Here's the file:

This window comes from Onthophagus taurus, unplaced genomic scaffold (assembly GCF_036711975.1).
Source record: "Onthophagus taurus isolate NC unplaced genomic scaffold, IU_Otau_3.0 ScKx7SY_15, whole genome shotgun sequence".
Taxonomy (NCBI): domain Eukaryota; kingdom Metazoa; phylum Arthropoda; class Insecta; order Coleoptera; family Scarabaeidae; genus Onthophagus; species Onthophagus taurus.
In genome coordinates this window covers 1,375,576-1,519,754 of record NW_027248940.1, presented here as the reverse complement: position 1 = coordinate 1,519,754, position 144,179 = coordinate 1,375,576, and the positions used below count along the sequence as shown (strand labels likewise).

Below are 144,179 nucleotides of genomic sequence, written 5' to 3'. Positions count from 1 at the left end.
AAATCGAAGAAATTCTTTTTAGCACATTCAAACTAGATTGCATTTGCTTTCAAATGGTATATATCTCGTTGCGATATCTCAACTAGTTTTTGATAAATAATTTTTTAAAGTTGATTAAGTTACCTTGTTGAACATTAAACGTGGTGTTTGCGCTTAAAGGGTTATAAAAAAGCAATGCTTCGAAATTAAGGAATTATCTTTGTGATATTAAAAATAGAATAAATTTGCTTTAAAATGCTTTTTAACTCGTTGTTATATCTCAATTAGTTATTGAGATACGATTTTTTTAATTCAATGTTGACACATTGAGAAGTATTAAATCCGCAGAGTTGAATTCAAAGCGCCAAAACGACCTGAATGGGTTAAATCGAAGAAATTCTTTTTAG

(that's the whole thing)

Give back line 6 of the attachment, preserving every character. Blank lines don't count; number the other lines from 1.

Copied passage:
AAATCGAAGAAATTCTTTTTAGCACATTCAAACTAGATTGCATTTGCTTTCAAATGGTATATATCTCGTTGCGATATCTCAACTAGTTTTTGATAAATAATTTTTTAAAGTTGATTAAGTTACCTTGTTGAACATTAAACGTGGTGTTTGCGCTTAAAGGGTTATAAAAAAGCAATGCTTCGAAATTAAGGAATTATCTTTGTGATATTAAAAATAGAATAAATTTGCTTTAAAATGCTTTTTAACTCGTTGTTATATCTCAATTAGTTATTGAGATACGATTTTTTTAATTCAATGTTGACACATTGAGAAGTATTAAATCCGCAGAGTTGAATTCAAAGCGCCAAAACGACCTGAATGGGTTAAATCGAAGAAATTCTTTTTAG